The Truth About Cars » colour The Truth About Cars is dedicated to providing candid, unbiased automobile reviews and the latest in auto industry news. Wed, 23 Jul 2014 18:25:17 +0000 en-US hourly 1 The Truth About Cars is dedicated to providing candid, unbiased automobile reviews and the latest in auto industry news. The Truth About Cars no The Truth About Cars (The Truth About Cars) 2006-2009 The Truth About Cars The Truth About Cars is dedicated to providing candid, unbiased automobile reviews and the latest in auto industry news. The Truth About Cars » colour In Living Colour Fri, 03 Aug 2012 13:00:54 +0000
Looking at this picture, carefully digitally massaged by my brother, it’s a bit hard to recall why I didn’t dig the 991. What a rich, full colour, shimmering and gleaming like the dowry bangles of an upper-caste Indian bride; love among the marigolds.

Trust me, in person this thing looked like a flicked booger. Put it another way: if the canary turns this colour, get the hell out of the mineshaft. But then, that’s just my opinion – and it sets me to wondering. As we writers are wont to praise or condemn based on the emotional intangibles of a car, how much of the review was due to the hue?

Ahh…that’s better, and for all kinds of reasons. This very low-mileage C4S (Turbo in look only) was spotted street-side and I snapped a quick iPhone pic. I’m not sure if you can tell from the shot, but this machine is bedecked in a custom-ordered Pastel Yellow, not the Speed Yellow of the fabled RUF.

Next to the 991′s Lime Gold – which, by the way, sounds like a brand of cheap, tasteless lager – the 993 is truly a more mellow yellow. While I’d prefer it in Polar Silver, the air-cooled car has the poise and the pedigree to pull off any number of shades that would look silly on the modern car.

And then there are those colours that make the unacceptable delightful.

Let’s get this out of the way at once: the Panamera is as ugly as a baboon’s ass. Clearly, the only correct thing to do in the circumstances is quit messing around and paint the the Porker in the palate of primate posterior.

The last time I saw a Panamera in white, it was being pursued by a one-legged man who brandished a harpoon and shouted, “Thar she blows!” as the Pano hit boost. Shading the gargantuan GTS in red has the same effect as Cristo wrapping the Reichstag.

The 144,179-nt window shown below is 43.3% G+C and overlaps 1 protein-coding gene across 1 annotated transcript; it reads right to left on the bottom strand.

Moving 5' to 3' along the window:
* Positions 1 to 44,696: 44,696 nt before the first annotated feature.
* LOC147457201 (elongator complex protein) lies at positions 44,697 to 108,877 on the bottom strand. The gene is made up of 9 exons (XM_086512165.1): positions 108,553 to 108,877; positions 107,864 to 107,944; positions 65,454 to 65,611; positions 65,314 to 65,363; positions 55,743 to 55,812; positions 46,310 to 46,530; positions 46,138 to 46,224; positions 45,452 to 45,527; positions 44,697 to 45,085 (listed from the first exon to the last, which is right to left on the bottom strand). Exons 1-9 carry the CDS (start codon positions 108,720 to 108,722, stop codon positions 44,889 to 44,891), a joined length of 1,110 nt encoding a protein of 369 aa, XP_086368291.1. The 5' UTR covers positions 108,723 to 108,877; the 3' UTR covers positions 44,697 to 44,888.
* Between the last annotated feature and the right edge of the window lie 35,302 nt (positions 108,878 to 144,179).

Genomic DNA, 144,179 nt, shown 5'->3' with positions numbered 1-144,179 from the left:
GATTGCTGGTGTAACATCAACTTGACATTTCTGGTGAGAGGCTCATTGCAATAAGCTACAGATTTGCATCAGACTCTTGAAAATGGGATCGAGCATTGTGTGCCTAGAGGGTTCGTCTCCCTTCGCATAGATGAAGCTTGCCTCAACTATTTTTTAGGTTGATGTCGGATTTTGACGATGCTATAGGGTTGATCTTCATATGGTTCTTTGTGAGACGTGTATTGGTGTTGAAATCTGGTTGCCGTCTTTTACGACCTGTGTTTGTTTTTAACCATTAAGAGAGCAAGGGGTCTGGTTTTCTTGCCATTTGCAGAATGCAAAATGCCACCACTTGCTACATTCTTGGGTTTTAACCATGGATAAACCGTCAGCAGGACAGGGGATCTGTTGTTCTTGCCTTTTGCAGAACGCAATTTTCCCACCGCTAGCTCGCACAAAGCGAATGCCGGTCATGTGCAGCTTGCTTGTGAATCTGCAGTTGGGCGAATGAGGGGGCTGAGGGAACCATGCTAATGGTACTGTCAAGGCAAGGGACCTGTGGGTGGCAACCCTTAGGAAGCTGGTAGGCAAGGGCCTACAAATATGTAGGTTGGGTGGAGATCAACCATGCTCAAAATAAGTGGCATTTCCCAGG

Driving a Panamera always feels like you’ve got Ferry’s desecrated corpse strapped to the hood. Driving a big red Panamera feels like you’ve stopped apologizing for being s’damn gauche, and – I imagine – it loomed large in the rearview of that dark grey Ferrari like a giant middle finger. Fun stuff.

But the Rote Sau Effect was, I believe, a bit of an accident. Ordinarily, the PR wings of the manufacturers seem most concerned with how a car is going to look in photographs, which is why we end up with brown Jetta TDIs (browngate!), eggplant Scion iQs and the aforementioned garish Porsches.

What people actually buy is neutral colours; when in the airport recently, I happened to walk past a W.H. Smith’s, and imagine my surprise to see that they were selling Audi brochures! It’s true, they had a whole stack of them. Said right on the cover: “Forty Shades of Grey.”

Actually, white is currently at the forefront of automotive purchases these days, with something like a quarter of all cars in North America being the colour of the Beatles’ ninth album. Obviously on some cars this colour doesn’t work (call me Ishmael…) but in most cases, it’s a nice safe bet.

White is the colour of a blender, or a microwave or – before stainless steel became de rigueur – a refrigerator. It’s an appliance’s colour; in the UK, the domestic machinery of a modern home is actually referred to as “white goods”. The inferential leap that sits out there tantalizingly, begging to be made, is that our colour choices are yet another barometer showing the car’s dwindling importance as a fashion statement, an emotional purchase, a vehicle not just for our persons but for our personalities.

I’m not sure that’s quite the case. It’s nothing more than a gut feeling, but I get the sense that people still want colour in their lives. While they’ll happily forego an analog, enthusiast-titillating driving feel for comfort and improved fuel economy, they’re not quite ready yet to give up at least some modicum of individuality.

And then there’s the issue of choice and availability.

I don’t drive a car that’s the colour I originally wanted. When I was on the hunt for the ‘Roo, I was looking at World Rally Blue pretty much exclusively. However, supply was tight, and I found a silver car that had half the mileage and none of the abuse. It wasn’t my first choice, but it would do.

I know a guy who’s trying to buy a new All-Road in Moonlight Blue. He’d like something with a few options on it, but guess what? Factory order. No dealer ordered the shade, but would he take black, white or grey?

Folks don’t like to be told that they’re going to have to wait. Dealers stock in what they think they’re going to sell the most of. If it’s not quite what you wanted, but it’s inoffensive…

And the bland plays on.

Even so, a visit to any Kia lot will give you a modicum of hope for the palate of the future. THe Koreans are at the forefront of edgy styling, and their offerings seem to be brighter in hue as well. I see more interesting-coloured Kias than I do Hondas.

As for myself, I try not to let my thoughts be coloured too much by… er, colour. For instance, I had really hoped that the machine I’m currently writing up would have been any other shade than the bright yellow it turned up in.

Immaterial, as you shall soon see, because this thing was bananas.

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